Seated electric scooters are much more popular in Europe than North America, but that doesn’t mean they come cheap. However, for years Berlin-based Unu has been a price leader with affordable electric mopeds.
Now the company is announcing that it has achieved homologation for its newest model and is closing in on deployment.
Unu preps new electric scooter for launch
This announcement has been a long time coming.
The company first broke news of its new seated electric design over a year ago.
Now that the company has completed homologation, it can finally begin production of its new electric scooters and prepare for rollout.
In the meantime, the first batch of scooters produced for testing purposes has already undergone over 22,000 km (13,600 miles) of testing locally in Germany.
As the company explained, they have actually already begun preparing for this stage of production while they run their testing in parallel:
This is a huge moment for us, because passing all homologation tests means we can now prepare to start production. In fact, some of the team are already deep into production planning, resourcing, logistics and supply management.
Meanwhile, the rest of us are busy with the 22 new test scooters that have arrived at unu HQ. We’re driving each one over 100 km a week to beta-bug-stress-test a variety of features. These include the acceleration of the 3 engine types, the battery range and how the software and hardware work in the real world, not just in the lab.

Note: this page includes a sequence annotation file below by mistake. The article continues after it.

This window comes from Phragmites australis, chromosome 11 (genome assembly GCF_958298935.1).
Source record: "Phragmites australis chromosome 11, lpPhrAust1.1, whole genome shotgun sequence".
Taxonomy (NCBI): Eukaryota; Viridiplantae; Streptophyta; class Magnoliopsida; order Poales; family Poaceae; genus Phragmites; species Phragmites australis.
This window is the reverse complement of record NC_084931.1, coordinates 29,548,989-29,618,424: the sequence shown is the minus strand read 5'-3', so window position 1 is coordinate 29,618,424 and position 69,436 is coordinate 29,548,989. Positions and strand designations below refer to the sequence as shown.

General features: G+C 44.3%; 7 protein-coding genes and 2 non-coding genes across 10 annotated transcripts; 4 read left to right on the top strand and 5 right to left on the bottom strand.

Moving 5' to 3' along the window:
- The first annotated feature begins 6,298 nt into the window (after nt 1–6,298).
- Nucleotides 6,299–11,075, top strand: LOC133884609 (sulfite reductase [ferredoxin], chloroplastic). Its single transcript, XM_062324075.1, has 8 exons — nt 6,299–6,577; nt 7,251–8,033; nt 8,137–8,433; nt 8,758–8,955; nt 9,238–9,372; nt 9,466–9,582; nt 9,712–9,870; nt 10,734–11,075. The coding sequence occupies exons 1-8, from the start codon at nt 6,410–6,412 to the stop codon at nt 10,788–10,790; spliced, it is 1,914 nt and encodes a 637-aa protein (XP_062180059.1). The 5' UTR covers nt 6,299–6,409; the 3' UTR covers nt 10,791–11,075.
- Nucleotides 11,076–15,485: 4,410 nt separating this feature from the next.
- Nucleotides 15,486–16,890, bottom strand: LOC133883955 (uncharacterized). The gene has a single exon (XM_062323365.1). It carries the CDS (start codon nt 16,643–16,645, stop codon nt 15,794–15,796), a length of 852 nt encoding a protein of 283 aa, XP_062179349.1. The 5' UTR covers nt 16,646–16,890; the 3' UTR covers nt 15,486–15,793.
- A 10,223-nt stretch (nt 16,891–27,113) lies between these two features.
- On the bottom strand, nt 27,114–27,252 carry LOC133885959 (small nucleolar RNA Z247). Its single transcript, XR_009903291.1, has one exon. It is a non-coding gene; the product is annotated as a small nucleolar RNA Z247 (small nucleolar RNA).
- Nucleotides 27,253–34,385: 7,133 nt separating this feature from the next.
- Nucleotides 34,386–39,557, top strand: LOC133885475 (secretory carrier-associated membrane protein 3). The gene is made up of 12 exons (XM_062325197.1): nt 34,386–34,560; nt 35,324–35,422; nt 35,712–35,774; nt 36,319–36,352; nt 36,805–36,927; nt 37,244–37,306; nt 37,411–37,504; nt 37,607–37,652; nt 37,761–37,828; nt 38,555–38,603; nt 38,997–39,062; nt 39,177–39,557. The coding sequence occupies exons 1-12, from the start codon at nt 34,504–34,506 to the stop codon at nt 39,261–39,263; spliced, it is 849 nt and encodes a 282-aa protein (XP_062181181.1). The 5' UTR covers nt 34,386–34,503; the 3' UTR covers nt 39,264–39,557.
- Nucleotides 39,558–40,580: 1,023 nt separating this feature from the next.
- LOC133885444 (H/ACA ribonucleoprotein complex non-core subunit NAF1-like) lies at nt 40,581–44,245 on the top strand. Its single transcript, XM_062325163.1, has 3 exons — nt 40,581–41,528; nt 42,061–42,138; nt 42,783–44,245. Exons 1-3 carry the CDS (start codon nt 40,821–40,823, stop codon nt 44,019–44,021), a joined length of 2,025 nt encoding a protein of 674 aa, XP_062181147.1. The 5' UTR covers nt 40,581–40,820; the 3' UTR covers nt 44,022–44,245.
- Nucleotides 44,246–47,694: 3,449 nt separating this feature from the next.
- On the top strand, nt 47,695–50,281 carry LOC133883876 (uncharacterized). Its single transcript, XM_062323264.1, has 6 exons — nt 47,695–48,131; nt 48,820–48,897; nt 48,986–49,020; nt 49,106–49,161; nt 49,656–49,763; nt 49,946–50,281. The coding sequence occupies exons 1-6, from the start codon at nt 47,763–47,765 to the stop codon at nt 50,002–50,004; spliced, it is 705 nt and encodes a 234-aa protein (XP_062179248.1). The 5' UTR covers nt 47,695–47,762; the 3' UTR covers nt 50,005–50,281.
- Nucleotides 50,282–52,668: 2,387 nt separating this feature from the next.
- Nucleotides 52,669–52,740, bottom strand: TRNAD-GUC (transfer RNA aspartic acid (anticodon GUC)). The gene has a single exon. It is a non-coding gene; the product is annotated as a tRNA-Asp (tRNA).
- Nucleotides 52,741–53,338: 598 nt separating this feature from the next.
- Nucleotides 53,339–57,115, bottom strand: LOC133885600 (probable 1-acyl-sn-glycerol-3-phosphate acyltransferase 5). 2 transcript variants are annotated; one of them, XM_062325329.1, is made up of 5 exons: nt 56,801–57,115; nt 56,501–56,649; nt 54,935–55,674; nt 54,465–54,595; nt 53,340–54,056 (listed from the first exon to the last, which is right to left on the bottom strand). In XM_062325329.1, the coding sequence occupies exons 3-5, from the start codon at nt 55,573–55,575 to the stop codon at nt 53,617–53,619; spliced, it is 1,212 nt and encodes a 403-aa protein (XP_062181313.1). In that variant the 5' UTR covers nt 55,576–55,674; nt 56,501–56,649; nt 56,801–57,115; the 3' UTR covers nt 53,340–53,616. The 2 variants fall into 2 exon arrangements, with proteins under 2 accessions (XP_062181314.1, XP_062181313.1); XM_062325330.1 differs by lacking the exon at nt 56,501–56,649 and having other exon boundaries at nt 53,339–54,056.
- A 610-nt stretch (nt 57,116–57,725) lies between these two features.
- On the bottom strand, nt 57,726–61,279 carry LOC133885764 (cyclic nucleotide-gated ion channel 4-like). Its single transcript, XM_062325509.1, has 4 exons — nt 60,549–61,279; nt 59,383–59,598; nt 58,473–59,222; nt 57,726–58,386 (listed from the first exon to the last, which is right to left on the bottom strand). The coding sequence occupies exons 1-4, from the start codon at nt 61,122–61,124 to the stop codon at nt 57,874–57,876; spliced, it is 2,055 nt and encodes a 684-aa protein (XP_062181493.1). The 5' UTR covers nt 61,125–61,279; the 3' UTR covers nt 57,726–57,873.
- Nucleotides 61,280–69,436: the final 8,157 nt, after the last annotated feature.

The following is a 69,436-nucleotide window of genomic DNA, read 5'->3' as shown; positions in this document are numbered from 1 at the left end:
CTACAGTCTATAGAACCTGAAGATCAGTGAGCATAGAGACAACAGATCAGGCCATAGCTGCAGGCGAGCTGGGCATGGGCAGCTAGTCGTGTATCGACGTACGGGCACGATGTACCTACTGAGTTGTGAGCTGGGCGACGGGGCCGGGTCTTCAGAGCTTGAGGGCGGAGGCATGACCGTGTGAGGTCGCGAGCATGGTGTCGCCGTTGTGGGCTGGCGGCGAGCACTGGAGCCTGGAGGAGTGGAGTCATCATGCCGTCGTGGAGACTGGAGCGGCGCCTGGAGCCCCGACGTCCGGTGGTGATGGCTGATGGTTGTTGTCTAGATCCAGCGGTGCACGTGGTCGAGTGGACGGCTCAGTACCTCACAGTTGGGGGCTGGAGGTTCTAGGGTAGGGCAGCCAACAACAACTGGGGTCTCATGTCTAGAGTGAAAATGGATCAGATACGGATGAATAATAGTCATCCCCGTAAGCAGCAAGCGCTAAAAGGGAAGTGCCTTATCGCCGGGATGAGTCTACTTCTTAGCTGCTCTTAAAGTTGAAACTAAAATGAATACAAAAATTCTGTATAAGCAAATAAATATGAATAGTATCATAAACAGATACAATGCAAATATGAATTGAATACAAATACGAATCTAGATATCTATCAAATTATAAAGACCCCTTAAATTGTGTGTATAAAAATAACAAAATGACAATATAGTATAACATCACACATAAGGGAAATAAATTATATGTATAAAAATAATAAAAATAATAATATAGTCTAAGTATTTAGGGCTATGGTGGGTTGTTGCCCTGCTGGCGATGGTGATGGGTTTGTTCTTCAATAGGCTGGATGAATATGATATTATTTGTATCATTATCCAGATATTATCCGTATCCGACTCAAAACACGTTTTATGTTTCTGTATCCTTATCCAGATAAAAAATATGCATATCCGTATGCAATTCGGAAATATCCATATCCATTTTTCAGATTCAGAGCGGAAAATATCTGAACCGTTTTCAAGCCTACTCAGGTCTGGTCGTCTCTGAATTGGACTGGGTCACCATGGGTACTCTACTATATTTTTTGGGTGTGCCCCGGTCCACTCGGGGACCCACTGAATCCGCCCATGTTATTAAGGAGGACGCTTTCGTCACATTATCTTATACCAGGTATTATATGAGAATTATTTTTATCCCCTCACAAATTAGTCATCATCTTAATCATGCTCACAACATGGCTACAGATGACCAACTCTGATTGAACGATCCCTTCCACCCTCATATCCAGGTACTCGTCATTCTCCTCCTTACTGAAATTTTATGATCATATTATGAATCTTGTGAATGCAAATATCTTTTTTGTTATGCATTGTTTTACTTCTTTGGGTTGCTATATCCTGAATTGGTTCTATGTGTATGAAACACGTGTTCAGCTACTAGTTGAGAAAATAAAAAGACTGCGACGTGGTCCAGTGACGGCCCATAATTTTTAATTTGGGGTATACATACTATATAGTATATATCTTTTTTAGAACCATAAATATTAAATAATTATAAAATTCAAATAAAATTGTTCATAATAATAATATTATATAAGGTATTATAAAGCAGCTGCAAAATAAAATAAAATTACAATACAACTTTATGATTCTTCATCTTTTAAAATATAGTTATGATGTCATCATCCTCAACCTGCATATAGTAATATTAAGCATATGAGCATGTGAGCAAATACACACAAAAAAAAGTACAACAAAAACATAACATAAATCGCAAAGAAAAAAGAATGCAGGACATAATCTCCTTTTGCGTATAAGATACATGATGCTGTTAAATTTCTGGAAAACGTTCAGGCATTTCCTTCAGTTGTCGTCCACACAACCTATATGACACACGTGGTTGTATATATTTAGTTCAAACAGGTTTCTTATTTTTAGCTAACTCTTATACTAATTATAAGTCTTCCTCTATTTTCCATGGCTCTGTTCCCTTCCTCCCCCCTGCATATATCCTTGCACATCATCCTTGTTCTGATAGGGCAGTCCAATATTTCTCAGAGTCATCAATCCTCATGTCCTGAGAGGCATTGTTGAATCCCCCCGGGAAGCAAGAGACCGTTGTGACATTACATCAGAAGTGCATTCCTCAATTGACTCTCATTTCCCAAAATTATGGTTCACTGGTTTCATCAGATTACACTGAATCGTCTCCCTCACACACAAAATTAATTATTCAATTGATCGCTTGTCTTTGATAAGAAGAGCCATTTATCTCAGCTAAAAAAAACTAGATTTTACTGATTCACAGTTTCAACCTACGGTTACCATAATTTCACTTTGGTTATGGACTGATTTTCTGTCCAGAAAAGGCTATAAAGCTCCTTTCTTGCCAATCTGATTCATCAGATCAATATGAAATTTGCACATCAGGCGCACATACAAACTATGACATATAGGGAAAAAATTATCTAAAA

Those three engine types Unu is referencing include 2kW, 3kW, and 4kW options. All three are Bosch hub motors and comprise the three power options that customers can choose from.
The 2 kW option is priced at €2,799, the 3 kW option is priced at €3,299, and the 4 kW option is priced at €3,899. The lowest-priced option is available in only blue or red, while the higher-priced models are available in progressively more color options.
Those prices compare quite favorably with other European electric scooters. The Italian Vespa Elettrica costs around twice as much as even the most expensive Unu option.
The new Unu scooters mark a stark departure from the vintage-styled Unu scooters they will replace.
The new models offer smooth, rounded body features and replace the old needle gauges with a sleek, glossy tablet-style screen.
All of the scooters have a top speed of 45 km/h (28 mph), though the higher power models accelerate quicker and offer better hill-climbing performance.
Stopping power comes from the front and rear hydraulic disc brakes as well as regenerative braking via the rear wheel’s hub motor.
I’ve said it before, and I’ll say it again: I’m actually not a fan of the new design, and I preferred the old, vintage design.
It’s not that there’s anything wrong with the new design — it’s actually quite good looking. Though I think Gogoro wears it best, which is where Unu appears to have ripped off the design.
Personally, I miss the needle gauges. When you’re cruising around at speed, analog dials are easier to get a quick sense of with your peripheral vision, unlike digital screens, which require more focus to read.
But I’m sure Unu is going to be successful with the design, especially at these prices. There are other scooters in Europe for higher speed riding, but Unu seems to be doing well in the slower, no-motorcycle-license-required category of urban electric scooters.
What do you think of Unu’s upcoming rollout of their new scooters? Let’s hear your thoughts in the comment section below!
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